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December 27 2012, 11:26AM

Tokyo stocks have opened 0.63 per cent higher, helped by a steadily weakening yen.

The Nikkei 225 index at the Tokyo Stock Exchange, which climbed 1.49 per cent to hit a nine-month high the previous day, added another 64.90 points to 10,295.26 at the outset on Thursday.

"The weaker yen should easily offset US stocks' third straight fall, allowing the Nikkei to break its 2012 high of 10,255.15 set in February," said SMBC Nikko Securities general manager of equities Hiroichi Nishi.

The US dollar rose to its highest level in more than two years against the yen overnight as Shinzo Abe was sworn in as prime minister amid expectations the Bank of Japan would initiate more monetary easing steps under his leadership.

Abe - whose Liberal Democratic Party won a landslide election victory this month - has heaped pressure on the central bank to take bold easing steps.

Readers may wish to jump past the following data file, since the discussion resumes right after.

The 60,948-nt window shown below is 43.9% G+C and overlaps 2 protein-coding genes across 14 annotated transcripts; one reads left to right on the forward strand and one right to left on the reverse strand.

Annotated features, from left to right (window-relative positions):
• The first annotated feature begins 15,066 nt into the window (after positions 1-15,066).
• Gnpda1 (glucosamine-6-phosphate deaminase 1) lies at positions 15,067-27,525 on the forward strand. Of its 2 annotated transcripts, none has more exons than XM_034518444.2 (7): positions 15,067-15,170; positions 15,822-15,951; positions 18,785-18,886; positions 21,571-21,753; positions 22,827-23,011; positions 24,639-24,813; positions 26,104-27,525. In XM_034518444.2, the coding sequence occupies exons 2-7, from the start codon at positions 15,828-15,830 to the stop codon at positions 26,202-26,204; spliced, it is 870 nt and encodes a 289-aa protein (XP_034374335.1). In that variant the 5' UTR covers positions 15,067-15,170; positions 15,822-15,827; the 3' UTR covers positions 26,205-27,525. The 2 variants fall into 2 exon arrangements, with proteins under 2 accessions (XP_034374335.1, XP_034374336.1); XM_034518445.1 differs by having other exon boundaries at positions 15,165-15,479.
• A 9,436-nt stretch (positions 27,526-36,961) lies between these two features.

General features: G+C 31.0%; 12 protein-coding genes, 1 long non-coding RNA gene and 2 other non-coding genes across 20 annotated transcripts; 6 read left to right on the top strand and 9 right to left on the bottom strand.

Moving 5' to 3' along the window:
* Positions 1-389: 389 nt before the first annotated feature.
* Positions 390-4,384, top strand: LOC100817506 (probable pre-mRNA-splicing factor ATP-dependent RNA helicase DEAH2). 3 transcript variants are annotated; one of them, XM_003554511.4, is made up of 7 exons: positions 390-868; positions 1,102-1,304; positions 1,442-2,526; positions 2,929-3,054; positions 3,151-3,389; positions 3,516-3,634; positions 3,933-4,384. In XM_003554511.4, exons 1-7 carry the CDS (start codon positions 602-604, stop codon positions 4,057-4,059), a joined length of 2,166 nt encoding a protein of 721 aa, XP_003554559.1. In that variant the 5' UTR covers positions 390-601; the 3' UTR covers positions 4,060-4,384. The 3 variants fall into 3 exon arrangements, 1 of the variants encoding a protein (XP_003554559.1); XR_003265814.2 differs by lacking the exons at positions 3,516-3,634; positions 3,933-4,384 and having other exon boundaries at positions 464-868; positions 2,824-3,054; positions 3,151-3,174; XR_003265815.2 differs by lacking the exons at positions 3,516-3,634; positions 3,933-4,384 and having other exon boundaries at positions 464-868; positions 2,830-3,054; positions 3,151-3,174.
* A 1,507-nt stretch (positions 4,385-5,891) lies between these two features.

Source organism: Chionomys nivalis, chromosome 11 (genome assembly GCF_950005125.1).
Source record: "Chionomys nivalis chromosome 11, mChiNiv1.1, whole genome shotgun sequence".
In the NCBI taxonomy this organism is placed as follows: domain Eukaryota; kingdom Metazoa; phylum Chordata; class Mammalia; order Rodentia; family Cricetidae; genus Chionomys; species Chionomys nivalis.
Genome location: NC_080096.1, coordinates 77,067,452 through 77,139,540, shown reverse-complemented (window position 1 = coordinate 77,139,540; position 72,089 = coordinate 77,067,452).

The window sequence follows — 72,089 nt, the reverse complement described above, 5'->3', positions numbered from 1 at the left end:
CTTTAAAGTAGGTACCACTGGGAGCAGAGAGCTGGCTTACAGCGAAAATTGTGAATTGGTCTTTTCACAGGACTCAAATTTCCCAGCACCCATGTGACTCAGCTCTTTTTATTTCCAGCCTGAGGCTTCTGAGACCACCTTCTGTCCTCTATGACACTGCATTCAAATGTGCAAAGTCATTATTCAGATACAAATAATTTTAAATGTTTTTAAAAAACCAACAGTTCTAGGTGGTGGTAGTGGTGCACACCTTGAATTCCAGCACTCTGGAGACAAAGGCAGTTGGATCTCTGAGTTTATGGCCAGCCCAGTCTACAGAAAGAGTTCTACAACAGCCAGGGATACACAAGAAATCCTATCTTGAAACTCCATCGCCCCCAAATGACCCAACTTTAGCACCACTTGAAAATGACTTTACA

The US dollar was at 85.66 yen in early Asian trade, almost unchanged from New York on Wednesday afternoon.

The euro fetched 113.25 yen and $1.3226 compared with 113.19 yen and $1.3223.

Toyota shares opened up 1.04 per cent at 3,870 yen on Thursday after the automaker said it had agreed to pay about $US1.1 billion ($A1.07 billion) to settle a class action lawsuit launched by US vehicle owners affected by a series of mass recalls.

US stocks fell on Wednesday amid uncertainty about whether a deal to avert the "fiscal cliff" could be reached by an end-of-year deadline.

The Dow Jones Industrial Average was down 0.19 per cent to finish the session at 13,114.59.